I have also had the Chicken Pot Pie, which I enjoyed very much, even with stuff like broccoli and onions in it. Bleah! One thing about pot pies I like is how big the veggies usually are, making them easy to pick out. I have also sampled from friends' plates and have found the generous Sauteed Shrimp Pasta delicious, though I usually prefer my seafood with smaller noodles than the penne pasta they offer. The pancetta and Shiitake mushrooms helped make up for the penne, somewhat. I have also sampled the Golden Fried Chicken, which many rave about, but in the age of chicken fingers I have grown too accustomed to having ranch dressing on my chicken, so a little chicken went a long way for me here.
On to dessert! The offerings here tend to be diner staples like sundaes, shakes and cakes. My friends and I are in love with Dad's Super Sundae, something the menu does not do justice. Sure, it mentions a brownie with vanilla ice cream covered in fudge and caramel. It doesn't tell you about the whipped cream, the Cracker Jacks or the M&Ms all over it. Or the size! This thing is immense! The last time we visited we were still full from lunch, so we told them we wanted just dessert. I was warned by my Aunt that I couldn't eat an entire Super Sundae. Clearly she is a distant Aunt as she don't know me and ice cream! That thing was history in no time. A friend had the Cherry Cobbler, with ice cream, and I was forced to help her out with it. It was good, and I normally love cherry cobbler, but it was no Super Sundae. The cheesecakes are also fine, but nothing out of the ordinary.
If you want a fun meal with average-to-above-average food, then you can do no better than the 50's Prime Time Cafe. Prices are very reasonable and are in line with what you would pay for a meal at any chain restaurant outside the park (Denny's and the like excluded). Alcoholic drinks are also available and can be obtained without a meal in the Tune In Lounge, which is "next door" but not really. Same building. So go see your "family" and remember to keep your elbows off the table!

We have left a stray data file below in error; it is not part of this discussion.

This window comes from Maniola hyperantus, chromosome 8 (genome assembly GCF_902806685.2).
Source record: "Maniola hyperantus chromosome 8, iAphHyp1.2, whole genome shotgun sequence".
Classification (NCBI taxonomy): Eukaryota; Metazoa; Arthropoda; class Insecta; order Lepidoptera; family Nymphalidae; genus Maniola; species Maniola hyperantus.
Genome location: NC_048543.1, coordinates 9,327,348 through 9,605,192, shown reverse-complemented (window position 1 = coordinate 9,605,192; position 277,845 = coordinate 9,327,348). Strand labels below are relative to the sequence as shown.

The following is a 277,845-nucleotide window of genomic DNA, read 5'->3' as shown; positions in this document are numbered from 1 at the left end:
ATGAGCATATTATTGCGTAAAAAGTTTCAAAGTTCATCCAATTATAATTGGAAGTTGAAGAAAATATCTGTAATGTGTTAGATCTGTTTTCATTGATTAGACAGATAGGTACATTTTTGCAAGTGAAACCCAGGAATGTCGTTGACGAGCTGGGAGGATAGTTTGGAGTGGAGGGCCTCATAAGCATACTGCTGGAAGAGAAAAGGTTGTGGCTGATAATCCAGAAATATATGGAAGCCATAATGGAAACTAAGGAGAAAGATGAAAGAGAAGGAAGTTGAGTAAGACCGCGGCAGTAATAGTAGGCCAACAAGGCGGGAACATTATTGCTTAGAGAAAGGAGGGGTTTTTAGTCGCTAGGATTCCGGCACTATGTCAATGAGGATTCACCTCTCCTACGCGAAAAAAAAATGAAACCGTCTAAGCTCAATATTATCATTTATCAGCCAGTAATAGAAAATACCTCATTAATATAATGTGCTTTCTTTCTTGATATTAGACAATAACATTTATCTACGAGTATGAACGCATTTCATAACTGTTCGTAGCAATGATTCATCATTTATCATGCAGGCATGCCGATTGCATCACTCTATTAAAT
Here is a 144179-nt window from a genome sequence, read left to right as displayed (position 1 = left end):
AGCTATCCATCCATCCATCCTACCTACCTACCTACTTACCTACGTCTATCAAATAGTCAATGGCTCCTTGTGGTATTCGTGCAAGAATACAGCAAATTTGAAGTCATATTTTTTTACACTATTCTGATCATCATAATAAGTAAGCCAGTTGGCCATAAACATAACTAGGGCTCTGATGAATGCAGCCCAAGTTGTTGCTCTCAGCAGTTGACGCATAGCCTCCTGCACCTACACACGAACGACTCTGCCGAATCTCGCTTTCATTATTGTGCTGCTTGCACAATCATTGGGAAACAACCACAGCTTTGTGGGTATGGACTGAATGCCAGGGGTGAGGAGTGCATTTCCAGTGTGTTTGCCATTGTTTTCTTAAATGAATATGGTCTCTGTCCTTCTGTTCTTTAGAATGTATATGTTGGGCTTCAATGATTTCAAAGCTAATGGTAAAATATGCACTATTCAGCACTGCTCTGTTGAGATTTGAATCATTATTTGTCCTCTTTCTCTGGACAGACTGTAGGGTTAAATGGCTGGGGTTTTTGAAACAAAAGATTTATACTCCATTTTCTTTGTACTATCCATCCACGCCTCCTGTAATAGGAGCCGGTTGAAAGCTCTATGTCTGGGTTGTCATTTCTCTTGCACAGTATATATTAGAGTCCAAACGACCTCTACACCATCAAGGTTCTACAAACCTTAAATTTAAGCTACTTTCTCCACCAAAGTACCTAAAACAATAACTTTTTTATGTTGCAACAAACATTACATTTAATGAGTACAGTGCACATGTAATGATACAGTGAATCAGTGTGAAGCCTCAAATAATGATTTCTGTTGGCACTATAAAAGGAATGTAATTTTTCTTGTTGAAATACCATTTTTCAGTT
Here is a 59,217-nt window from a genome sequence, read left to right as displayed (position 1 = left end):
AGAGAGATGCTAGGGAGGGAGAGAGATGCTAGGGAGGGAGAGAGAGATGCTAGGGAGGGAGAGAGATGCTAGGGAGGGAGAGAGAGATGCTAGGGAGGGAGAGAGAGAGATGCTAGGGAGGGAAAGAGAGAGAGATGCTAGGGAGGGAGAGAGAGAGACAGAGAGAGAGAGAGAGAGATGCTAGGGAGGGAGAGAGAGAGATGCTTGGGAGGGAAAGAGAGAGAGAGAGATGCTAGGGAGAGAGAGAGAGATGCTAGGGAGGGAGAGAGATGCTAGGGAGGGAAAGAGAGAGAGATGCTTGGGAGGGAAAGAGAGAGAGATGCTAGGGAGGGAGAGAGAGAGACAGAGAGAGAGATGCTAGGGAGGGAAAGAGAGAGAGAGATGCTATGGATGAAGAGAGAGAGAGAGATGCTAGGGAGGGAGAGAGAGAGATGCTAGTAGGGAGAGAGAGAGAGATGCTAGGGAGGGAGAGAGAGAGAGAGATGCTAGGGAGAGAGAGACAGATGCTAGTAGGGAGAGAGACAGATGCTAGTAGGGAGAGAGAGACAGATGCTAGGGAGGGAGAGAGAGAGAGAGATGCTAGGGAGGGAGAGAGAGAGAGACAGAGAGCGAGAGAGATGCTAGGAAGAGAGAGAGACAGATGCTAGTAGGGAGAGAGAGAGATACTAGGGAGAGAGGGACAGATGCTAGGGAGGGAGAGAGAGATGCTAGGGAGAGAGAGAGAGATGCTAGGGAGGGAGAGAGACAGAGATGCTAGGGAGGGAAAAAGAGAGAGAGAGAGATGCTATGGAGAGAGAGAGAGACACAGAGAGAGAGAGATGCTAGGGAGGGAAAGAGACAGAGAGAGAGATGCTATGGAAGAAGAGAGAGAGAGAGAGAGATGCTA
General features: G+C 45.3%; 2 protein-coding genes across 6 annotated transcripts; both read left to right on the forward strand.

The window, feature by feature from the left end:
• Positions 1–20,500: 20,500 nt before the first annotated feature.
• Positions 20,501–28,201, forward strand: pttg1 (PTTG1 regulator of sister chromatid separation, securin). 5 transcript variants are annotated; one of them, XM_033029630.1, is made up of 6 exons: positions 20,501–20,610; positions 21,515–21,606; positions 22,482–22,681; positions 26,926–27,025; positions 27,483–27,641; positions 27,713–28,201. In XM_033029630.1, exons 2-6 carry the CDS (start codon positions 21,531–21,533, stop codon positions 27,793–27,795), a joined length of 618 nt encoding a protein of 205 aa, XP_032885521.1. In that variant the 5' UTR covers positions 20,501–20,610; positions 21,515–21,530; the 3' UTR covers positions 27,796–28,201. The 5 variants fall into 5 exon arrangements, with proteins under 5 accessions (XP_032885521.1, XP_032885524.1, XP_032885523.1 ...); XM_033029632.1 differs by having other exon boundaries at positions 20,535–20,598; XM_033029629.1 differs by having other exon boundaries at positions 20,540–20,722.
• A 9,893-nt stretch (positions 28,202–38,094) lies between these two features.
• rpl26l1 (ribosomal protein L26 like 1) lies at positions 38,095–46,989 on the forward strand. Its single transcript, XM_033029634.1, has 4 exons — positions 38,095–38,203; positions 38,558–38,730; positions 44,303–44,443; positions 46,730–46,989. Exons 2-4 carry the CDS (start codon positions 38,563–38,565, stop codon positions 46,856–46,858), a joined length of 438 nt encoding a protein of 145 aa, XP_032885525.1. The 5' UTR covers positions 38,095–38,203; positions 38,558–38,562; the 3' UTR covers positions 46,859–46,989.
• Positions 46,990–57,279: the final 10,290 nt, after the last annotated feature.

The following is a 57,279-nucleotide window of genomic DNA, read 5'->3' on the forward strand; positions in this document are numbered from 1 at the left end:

My TPI Rating - Personally, I give it a 9-Outstanding, but since a lot of that is because I am sick of most of the rest of the park, the normal rating would probably be an 8-Commendable.
From Joe Llorens
This is the only restaurant I eat at when I´m in MGM. During my first visit there I noticed that my table was missing it´s Viewfinder with the dessert menu in it, so I casually went to grab one from an open table. One of the cousins from a completely different section saw me and started yelling at me that I shouldn´t grab things that don´t belong to me and I was relegated to stand in the corner for five minutes while he "went to tell mom." Another time, my ex-girlfriend was full and couldn´t finish her green beans and our cousin made the announcement to the rest of the section that she had to do the airplane in order to be allowed to leave the table. Great stuff.
Posted via 184.108.40.206 on July 30, 2004 at 10:32 AM (MST)
As for the food, the meatloaf was always a favorite of mine there, until I tried the fried chicken. Now that´s the only thing I eat there. Also, if you´re looking for a special treat, you should order the PB&J milkshake. (I´ll be damned if it doesn´t taste EXACTLY like a PB&J sandwich.)
From Robert Niles